Several supplements can help to reduce your pup’s shedding.

Those significant in controlling shedding contain omega-3 or six fatty acids, vitamin E, and biotin.

These nutrients are essential for maintaining your dog’s healthy coat and skin.

Are there factors that trigger Labrador Retrievers shedding?

Several factors can trigger labradors to shed, such as:

  • Age: Older labradors shed more than younger ones. This can be attributed to their hormonal changes as they age.
  • Gender: Males typically shed more than females. This is due to their testosterone levels (higher in males). Testosterone is known to stimulate hair growth.
  • Breed: Some breeds of dogs shed more than others. For example, double-coated Labradors shed more than single-coated breeds. The double-coated breed sheds more because they have two layers of fur, the undercoat, and the topcoat, which both shed. A short coat also means less surface area for the hair to fall out hence lesser shedding.
  • Season: Seasonal changes can also trigger shedding. For example, Labradors shed more in the spring as they prepare for the summer months. This is due to the warmer weather and longer days, which stimulate hair growth.
  • Stress: Stress can also cause dogs to shed more. If a dog is experiencing anxiety, their bodies will produce more cortisol hormone, which can trigger shedding.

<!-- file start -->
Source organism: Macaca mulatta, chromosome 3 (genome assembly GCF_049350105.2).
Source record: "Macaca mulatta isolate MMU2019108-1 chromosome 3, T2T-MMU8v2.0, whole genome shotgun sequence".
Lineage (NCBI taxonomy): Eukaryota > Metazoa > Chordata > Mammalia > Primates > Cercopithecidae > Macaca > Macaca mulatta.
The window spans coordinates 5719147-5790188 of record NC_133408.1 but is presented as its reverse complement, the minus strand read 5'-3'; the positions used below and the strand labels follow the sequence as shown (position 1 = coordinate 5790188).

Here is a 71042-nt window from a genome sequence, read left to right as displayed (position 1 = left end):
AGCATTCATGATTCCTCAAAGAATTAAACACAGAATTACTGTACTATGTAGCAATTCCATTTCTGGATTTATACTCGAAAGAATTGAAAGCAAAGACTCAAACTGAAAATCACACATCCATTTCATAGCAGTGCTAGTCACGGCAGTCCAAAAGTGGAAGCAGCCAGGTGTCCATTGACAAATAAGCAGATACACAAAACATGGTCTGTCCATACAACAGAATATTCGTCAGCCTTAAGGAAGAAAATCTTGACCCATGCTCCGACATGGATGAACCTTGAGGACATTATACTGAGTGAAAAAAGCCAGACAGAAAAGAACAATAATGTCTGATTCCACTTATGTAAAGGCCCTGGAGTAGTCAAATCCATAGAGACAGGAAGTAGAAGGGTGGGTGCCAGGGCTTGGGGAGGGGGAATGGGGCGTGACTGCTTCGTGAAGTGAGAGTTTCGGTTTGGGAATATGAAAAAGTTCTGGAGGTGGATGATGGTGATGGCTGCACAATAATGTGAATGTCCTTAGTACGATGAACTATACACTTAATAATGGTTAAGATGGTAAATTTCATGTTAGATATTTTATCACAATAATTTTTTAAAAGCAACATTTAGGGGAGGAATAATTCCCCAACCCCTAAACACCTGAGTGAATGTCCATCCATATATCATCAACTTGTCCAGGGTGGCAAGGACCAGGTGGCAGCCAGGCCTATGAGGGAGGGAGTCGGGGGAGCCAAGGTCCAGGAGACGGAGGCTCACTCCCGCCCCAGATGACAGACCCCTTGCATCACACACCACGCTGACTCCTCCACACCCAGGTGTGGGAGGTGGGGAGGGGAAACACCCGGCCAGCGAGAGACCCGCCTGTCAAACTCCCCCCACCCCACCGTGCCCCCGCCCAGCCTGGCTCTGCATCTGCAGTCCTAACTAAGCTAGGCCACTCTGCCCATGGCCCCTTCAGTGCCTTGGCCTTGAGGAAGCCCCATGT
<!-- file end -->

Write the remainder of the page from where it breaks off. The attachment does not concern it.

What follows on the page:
• Health conditions: Certain health conditions can also cause Labradors to shed more. These include:

Cushing’s disease – This is a condition where the body produces excess cortisol hormone. Cortisol can trigger shedding, so dogs with Cushing’s disease shed a lot.

Hypothyroidism – This is a condition where the body produces too little of the hormone thyroxine. Thyroxine regulates hair growth, so dogs with hypothyroidism often have thinning hair and shedding.

Alopecia – This is a condition that causes hair loss. Different alopecia types can cause dogs to shed excessively.

Frequently asked questions (FAQs)

When does a Labrador Retriever shed?

Labradors shed year-round, but hair loss increases seasonally, occuring in the spring and fall.

Are there non-shedding Labradors?

No, all Labradors shed. However, some breeds shed more than others.

For example, double-coated Labradors shed more than single-coated breeds.

Are there non-shedding dogs?

There are no completely non-shedding dogs, but there are breeds that shed less than others.

For example, Poodles and Bichon Frises are two breeds of dogs that shed less than Labradors.

This is because they have a single coat of hair instead of double.

They also have a shorter coat, meaning less surface area for the hair to fall out.

Could my Labrador’s excessive shedding be caused by something uniquely identifiable?

Yes, it’s possible that your dog’s shedding is linked to a condition affecting them alone.

If you want to be sure about your dog sheds, have them checked by a veterinarian.

Do female Labradors shed during pregnancy?

Yes, female Labradors often shed more during pregnancy.

This is due to the hormonal changes that occur during pregnancy.

The hormone progesterone can trigger shedding, so that pregnant dogs may shed a lot.

Conclusion

Labrador Retrievers are a heavy shedder, but those with single coats will shed less than those with a double.

Additionally, the amount of hair your Labrador sheds depends on how you care for them.

Regular grooming and control tips will help remove loose hair from their coat, thus reducing shedding.

It’s feasible to enjoy worry-free company with your dog without the fear of shedding.

Megan Turner